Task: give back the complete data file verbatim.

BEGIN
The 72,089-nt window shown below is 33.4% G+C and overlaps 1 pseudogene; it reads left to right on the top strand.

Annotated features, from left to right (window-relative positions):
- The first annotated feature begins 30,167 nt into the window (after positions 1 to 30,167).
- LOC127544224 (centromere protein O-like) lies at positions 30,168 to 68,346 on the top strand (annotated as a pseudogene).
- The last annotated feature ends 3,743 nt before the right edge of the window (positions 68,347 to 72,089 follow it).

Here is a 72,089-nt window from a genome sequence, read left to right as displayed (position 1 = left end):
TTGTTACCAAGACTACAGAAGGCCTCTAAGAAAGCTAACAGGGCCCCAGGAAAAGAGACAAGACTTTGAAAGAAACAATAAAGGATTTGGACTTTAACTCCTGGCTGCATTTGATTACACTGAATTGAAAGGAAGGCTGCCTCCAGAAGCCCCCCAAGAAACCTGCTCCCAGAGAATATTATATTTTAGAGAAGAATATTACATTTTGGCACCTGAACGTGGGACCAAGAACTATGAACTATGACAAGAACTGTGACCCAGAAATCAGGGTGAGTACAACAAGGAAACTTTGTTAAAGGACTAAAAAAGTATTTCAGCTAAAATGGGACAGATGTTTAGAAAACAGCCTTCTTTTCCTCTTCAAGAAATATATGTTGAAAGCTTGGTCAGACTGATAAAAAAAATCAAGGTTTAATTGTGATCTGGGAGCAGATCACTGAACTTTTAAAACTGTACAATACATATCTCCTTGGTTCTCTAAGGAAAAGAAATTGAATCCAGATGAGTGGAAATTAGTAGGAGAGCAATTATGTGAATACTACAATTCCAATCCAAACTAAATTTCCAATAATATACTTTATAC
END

The 72,089-nt window shown below is 33.4% G+C and overlaps 1 pseudogene; it reads left to right on the top strand.

Annotated features, from left to right (window-relative positions):
- The first annotated feature begins 30,167 nt into the window (after positions 1 to 30,167).
- LOC127544224 (centromere protein O-like) lies at positions 30,168 to 68,346 on the top strand (annotated as a pseudogene).
- The last annotated feature ends 3,743 nt before the right edge of the window (positions 68,347 to 72,089 follow it).

Here is a 72,089-nt window from a genome sequence, read left to right as displayed (position 1 = left end):
TTGTTACCAAGACTACAGAAGGCCTCTAAGAAAGCTAACAGGGCCCCAGGAAAAGAGACAAGACTTTGAAAGAAACAATAAAGGATTTGGACTTTAACTCCTGGCTGCATTTGATTACACTGAATTGAAAGGAAGGCTGCCTCCAGAAGCCCCCCAAGAAACCTGCTCCCAGAGAATATTATATTTTAGAGAAGAATATTACATTTTGGCACCTGAACGTGGGACCAAGAACTATGAACTATGACAAGAACTGTGACCCAGAAATCAGGGTGAGTACAACAAGGAAACTTTGTTAAAGGACTAAAAAAGTATTTCAGCTAAAATGGGACAGATGTTTAGAAAACAGCCTTCTTTTCCTCTTCAAGAAATATATGTTGAAAGCTTGGTCAGACTGATAAAAAAAATCAAGGTTTAATTGTGATCTGGGAGCAGATCACTGAACTTTTAAAACTGTACAATACATATCTCCTTGGTTCTCTAAGGAAAAGAAATTGAATCCAGATGAGTGGAAATTAGTAGGAGAGCAATTATGTGAATACTACAATTCCAATCCAAACTAAATTTCCAATAATATACTTTATAC